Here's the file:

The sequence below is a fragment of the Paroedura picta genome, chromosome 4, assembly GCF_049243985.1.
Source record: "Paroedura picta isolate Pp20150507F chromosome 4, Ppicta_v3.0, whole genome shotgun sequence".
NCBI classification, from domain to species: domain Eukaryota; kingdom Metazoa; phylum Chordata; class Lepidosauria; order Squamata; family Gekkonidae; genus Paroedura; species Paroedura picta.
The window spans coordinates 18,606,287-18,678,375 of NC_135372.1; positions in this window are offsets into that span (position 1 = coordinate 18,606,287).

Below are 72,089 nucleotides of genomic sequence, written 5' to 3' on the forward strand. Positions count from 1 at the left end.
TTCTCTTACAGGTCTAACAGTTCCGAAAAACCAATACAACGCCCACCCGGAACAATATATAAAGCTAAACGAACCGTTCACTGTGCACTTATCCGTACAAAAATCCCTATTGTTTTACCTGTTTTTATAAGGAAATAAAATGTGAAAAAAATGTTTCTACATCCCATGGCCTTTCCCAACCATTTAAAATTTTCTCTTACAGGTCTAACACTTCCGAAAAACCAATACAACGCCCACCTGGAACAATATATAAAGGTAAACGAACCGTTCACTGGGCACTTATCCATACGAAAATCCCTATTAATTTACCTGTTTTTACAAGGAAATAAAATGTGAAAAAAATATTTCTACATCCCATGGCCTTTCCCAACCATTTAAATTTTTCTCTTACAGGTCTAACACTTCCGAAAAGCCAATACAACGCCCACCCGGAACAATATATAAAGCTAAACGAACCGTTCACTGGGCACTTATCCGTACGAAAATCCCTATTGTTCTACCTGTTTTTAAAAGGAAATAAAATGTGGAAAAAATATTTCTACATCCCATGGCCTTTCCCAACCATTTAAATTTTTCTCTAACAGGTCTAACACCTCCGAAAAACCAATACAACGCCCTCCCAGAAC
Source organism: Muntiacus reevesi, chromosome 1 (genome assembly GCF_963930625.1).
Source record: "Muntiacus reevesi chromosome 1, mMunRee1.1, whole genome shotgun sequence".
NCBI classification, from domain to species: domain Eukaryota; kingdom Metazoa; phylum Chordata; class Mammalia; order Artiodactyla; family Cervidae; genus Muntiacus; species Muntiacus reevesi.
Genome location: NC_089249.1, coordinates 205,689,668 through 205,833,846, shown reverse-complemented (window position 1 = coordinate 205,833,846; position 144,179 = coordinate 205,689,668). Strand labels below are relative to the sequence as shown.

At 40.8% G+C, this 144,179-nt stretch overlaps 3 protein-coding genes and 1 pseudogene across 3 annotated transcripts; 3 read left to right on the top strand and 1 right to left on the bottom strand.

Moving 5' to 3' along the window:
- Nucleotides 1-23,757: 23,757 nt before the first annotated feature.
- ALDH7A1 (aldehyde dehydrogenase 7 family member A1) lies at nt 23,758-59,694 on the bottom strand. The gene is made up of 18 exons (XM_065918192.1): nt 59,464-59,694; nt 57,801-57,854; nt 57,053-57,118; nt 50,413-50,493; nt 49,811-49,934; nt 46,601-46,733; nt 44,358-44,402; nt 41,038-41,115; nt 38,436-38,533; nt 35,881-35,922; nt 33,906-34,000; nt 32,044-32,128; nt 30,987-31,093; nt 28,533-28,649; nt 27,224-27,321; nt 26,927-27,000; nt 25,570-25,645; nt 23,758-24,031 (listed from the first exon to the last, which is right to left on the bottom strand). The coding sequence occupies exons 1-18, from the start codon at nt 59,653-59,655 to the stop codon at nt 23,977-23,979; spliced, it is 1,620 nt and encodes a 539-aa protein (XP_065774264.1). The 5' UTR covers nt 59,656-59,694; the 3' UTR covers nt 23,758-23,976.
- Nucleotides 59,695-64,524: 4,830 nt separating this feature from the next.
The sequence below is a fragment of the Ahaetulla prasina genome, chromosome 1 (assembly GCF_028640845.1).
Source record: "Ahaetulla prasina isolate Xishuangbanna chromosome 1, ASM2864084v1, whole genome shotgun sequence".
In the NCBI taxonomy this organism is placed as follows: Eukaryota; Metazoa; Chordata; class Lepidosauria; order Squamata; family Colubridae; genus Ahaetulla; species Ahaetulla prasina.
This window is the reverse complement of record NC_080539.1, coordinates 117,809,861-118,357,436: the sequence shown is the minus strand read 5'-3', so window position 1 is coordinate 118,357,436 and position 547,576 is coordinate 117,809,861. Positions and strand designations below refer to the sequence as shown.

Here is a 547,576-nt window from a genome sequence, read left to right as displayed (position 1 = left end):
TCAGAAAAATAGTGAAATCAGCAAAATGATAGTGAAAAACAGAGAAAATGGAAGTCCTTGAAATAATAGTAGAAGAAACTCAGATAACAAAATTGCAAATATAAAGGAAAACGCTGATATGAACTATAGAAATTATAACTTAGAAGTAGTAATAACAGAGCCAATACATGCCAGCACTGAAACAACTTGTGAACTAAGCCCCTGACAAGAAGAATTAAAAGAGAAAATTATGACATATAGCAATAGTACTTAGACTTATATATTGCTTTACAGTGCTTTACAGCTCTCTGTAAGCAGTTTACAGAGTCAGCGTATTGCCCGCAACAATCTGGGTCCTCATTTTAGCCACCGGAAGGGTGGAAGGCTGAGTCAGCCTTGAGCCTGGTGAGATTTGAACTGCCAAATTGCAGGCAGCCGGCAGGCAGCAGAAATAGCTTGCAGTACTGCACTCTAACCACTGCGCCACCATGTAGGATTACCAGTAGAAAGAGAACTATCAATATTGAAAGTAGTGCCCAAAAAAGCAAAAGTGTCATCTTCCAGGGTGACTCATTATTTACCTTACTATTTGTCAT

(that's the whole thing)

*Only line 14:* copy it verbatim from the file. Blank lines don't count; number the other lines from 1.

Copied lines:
- ALDH7A1 (aldehyde dehydrogenase 7 family member A1) lies at nt 23,758-59,694 on the bottom strand. The gene is made up of 18 exons (XM_065918192.1): nt 59,464-59,694; nt 57,801-57,854; nt 57,053-57,118; nt 50,413-50,493; nt 49,811-49,934; nt 46,601-46,733; nt 44,358-44,402; nt 41,038-41,115; nt 38,436-38,533; nt 35,881-35,922; nt 33,906-34,000; nt 32,044-32,128; nt 30,987-31,093; nt 28,533-28,649; nt 27,224-27,321; nt 26,927-27,000; nt 25,570-25,645; nt 23,758-24,031 (listed from the first exon to the last, which is right to left on the bottom strand). The coding sequence occupies exons 1-18, from the start codon at nt 59,653-59,655 to the stop codon at nt 23,977-23,979; spliced, it is 1,620 nt and encodes a 539-aa protein (XP_065774264.1). The 5' UTR covers nt 59,656-59,694; the 3' UTR covers nt 23,758-23,976.